8.  When I face a situation where participants drift in over the course of an hour, I distribute cards I’ve printed out on my personal printer. They often contain quotations from Informal Learning:
Serious play is not an oxymoron; it is the essence of innovation.
~Michael Schrage
 
Time is all we have.
~Barnaby Conrad
 
Further instructions are not required. People begin to discuss the quotations and their relevance without prompting.
 
9.  Soldiers and airmen used flash cards to develop nearly instantaneous recognition of aircraft during the World Wars. The cards contained silhouettes of planes and photographs of planes in the air. The learning was so successful and the outcome so great that they inspired the opening of the Friend or Foe? Museum in Santa Barbara, California.
 
10.  Merlin Mann describes his invention, the Hipster PDA, as “a fully extensible system for coordinating incoming and outgoing data for any aspect of your life and work. It scales brilliantly, degrades gracefully, supports optional categories and “beaming,” and is configurable to an unlimited number of options. Best of all, the Hipster PDA fits into your hip pocket and costs practically nothing to
purchase and maintain.”

Here are the steps for building a Hipster PDA:

  1. Get a bunch of 3″x5″ file cards
  2. Clip them together with a binder clip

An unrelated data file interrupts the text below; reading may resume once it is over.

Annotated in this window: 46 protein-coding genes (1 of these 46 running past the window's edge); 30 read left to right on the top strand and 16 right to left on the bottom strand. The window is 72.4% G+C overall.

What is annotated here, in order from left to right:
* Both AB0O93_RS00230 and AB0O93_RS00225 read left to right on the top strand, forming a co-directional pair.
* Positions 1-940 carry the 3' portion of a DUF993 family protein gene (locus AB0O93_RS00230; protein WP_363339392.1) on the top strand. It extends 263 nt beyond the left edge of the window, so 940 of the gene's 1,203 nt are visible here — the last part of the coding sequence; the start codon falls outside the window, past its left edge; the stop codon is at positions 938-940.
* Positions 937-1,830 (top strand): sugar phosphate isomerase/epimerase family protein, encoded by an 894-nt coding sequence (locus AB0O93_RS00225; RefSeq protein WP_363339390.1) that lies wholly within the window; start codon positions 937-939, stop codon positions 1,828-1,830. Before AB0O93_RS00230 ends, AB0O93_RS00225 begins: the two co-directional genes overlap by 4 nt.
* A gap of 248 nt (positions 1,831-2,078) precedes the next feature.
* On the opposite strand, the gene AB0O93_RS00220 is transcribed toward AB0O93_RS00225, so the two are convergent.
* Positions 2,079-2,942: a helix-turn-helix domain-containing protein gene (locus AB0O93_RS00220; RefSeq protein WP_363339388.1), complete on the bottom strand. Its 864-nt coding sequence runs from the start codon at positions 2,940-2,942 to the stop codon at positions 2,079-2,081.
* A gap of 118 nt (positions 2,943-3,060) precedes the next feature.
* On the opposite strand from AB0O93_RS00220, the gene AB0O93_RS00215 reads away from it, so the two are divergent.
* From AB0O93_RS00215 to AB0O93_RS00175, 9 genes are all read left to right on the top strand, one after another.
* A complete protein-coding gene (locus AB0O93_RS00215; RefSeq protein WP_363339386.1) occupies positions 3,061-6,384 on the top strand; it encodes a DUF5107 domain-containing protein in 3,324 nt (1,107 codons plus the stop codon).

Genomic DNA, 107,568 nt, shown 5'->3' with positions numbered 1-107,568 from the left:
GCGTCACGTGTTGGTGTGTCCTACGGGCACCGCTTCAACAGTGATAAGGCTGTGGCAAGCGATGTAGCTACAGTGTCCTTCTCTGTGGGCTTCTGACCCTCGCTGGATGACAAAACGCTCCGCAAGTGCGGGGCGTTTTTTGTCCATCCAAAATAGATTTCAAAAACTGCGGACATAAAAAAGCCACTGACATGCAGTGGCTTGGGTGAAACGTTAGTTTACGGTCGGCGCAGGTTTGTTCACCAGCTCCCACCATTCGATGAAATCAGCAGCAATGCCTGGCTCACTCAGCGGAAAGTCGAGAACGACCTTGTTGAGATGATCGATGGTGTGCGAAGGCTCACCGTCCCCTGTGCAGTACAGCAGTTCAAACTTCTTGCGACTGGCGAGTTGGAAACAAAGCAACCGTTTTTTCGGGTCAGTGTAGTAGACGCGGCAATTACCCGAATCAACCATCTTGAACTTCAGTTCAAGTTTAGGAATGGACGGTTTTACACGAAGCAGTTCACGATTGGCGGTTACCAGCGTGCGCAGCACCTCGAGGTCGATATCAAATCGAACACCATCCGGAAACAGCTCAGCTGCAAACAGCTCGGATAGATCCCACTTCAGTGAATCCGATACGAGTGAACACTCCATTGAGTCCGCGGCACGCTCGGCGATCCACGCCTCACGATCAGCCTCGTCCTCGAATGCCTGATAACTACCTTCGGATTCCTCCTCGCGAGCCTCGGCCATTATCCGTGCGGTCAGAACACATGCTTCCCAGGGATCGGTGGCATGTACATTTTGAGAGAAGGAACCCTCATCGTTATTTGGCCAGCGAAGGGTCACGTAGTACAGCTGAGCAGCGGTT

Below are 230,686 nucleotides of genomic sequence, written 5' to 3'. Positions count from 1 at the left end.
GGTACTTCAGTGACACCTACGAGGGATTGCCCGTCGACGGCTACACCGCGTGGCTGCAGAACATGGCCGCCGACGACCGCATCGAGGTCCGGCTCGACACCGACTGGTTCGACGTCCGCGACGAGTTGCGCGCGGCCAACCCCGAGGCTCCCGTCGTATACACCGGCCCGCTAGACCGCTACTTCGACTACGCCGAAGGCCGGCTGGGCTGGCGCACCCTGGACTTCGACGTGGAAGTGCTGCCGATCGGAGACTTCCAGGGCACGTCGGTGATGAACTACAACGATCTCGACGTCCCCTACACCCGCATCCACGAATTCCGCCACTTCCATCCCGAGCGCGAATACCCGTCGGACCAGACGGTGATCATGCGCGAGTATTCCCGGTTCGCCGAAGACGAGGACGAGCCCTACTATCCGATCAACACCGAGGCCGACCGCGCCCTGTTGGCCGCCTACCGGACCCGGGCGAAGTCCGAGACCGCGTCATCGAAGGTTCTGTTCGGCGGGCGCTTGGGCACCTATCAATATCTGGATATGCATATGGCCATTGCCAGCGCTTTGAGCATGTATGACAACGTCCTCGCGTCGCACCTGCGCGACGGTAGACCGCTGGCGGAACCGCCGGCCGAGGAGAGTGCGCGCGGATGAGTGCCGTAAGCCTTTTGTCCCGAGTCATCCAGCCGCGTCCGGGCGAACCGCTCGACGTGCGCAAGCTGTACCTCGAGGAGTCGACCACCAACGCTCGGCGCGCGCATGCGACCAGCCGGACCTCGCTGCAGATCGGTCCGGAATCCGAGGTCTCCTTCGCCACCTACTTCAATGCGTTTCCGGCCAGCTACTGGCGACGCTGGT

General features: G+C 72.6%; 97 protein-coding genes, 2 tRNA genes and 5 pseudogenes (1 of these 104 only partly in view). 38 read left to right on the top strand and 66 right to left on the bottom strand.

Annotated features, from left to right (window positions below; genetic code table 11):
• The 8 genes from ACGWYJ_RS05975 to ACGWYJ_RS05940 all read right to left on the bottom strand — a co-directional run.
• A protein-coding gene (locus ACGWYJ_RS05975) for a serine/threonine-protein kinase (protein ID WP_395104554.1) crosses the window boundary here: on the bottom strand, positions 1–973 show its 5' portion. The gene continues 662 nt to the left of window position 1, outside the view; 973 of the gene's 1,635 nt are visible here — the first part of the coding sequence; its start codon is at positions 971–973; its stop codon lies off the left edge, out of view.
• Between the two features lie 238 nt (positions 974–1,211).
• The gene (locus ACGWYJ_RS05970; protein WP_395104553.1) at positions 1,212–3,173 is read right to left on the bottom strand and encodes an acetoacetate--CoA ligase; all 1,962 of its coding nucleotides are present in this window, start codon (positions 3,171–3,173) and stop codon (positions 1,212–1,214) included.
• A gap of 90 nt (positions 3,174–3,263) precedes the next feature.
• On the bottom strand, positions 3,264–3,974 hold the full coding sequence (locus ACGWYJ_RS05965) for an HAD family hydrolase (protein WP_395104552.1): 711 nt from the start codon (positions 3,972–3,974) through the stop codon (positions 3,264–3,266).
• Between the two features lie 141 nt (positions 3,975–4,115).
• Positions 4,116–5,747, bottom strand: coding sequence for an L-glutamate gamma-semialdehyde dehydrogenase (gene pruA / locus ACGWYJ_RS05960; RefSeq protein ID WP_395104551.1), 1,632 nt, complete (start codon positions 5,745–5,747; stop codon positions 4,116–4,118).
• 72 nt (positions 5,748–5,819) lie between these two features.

3. There is no step 3
 
Cards are inexpensive, portable learning tools that engage learners, facilitate decision-making, and improve recall. What’s not to like? 
Jay Cross helps people work and live smarter.

Jay is the Johnny Appleseed of informal learning. He wrote the book on it. He was the first person to use the term eLearning on the web. He has challenged conventional wisdom about how adults learn since designing the first business degree program offered by the University of Phoenix.

A champion of informal learning and systems thinking, Jay’s calling is to help people improve their satisfaction in life and performance on the job (they’re not unrelated). His philosophies on the power of informal learning and net-work have fundamentally changed the world of learning in organizations.

Jay co-authored the landmark book Implementing eLearning, founded Internet Time Group, served as CEO of eLearning Forum for its first five years, and writes a column on effectiveness for CLO magazine. He is the author of Informal Learning: Rediscovering the Natural Pathways that Inspire Innovation and Performance (Pfeiffer, October 2006) and the Working Smarter Fieldbook (2011). An internationally acclaimed speaker and designer of corporate learning and performance systems, Jay is a graduate of Princeton University and Harvard Business School.

Jay and his wife Uta live with a miniature longhaired dachshund in the hills of Berkeley, California. Jay was born in Hope, Arkansas, (same room as Bill Clinton) and grew up in Virginia, France, Texas, Rhode Island, and Germany.